Whether it’s back stabbing intrigue, shiny armour and swords, decadent rulers and erotic banquets, or bawdy jokes – Ancient Roman history has something for everyone.
It’s no surprise then that it has long fascinated filmmakers.
But, which movie or TV adaptions of Ancient Rome do historians like the most? We asked four experts to nominate their favourite, or not so favourite, screen visions of Ancient Rome.
Dr Maxx Schmitz, Historian
Rome, Season 1 (2005), HBO
Perhaps one of the best modern screen interpretations of Ancient Rome is the HBO series Rome.
Although it has clear failings – the lack of context for the political strife between the Senate and Caesar in the first season, and some clear inaccuracies (Caesar and his rival Pompey were never co-consuls) – I love the look and feel of the series overall.
The military scenes are thin on the ground, probably due to the tight budget, but are nevertheless excellent.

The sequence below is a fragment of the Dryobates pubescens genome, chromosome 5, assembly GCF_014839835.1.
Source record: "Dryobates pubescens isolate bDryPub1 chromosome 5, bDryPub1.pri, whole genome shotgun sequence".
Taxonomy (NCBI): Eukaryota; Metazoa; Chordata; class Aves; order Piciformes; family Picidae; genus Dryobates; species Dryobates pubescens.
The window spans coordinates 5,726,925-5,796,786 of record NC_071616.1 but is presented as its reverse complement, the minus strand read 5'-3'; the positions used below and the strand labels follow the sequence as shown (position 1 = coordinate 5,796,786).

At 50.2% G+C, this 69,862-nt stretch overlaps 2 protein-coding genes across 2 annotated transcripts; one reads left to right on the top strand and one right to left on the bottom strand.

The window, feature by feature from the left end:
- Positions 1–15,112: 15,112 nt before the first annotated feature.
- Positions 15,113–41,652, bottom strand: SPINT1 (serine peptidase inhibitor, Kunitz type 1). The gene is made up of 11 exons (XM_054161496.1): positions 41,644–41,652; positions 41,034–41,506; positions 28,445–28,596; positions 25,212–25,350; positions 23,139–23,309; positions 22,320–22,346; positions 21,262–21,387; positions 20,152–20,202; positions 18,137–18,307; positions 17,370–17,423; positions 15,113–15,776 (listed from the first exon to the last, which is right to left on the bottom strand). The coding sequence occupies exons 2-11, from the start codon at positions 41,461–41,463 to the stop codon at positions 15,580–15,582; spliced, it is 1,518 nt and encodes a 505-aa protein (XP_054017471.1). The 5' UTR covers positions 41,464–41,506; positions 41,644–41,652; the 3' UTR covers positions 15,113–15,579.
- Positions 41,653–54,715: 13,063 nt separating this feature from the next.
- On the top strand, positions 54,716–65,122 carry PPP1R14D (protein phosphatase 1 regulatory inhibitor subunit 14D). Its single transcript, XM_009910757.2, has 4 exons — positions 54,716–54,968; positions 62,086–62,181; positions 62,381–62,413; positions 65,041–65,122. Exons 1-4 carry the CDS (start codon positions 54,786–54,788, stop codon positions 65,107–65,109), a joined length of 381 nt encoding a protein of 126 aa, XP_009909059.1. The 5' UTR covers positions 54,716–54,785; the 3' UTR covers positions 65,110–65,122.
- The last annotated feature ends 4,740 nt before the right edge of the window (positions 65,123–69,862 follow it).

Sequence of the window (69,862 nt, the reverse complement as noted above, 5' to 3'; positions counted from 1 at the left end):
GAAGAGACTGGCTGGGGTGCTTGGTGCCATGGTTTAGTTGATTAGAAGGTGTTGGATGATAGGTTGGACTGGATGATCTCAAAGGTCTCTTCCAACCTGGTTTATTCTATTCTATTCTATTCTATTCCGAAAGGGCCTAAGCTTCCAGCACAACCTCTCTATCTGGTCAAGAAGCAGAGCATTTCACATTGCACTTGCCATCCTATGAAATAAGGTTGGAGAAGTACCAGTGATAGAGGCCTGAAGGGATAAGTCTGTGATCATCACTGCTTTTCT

The fact that Caesar’s legionaries are actually depicted wearing lorica hamata (chain mail armour) as they would have historically, and not the more iconic, easily made, but later, lorica segmentata (segmented plate) armour, is a detail often overlooked in movies about this period.
The depiction of troops rotating into and out of the Roman front line in combat is another detail rarely seen on television or in the movies.
That said the biggest attraction for me are the beautiful shots of Rome and daily life that often form the backdrop to events in the series. The vibrant colours of the buildings and painted statues are as they would have appeared, even down to the detail of the somewhat lewd (to modern sensibilities) graffiti.
Perhaps the least appealing element of this show was the fact that they tried to compact so much history into one season and as a result had to gloss over a great many events and contextualising detail.
But then, it is a TV show.
DR KIT MORRELL, Historical and Philosophical Studies
JULIUS CAESAR (2002), ULI EDEL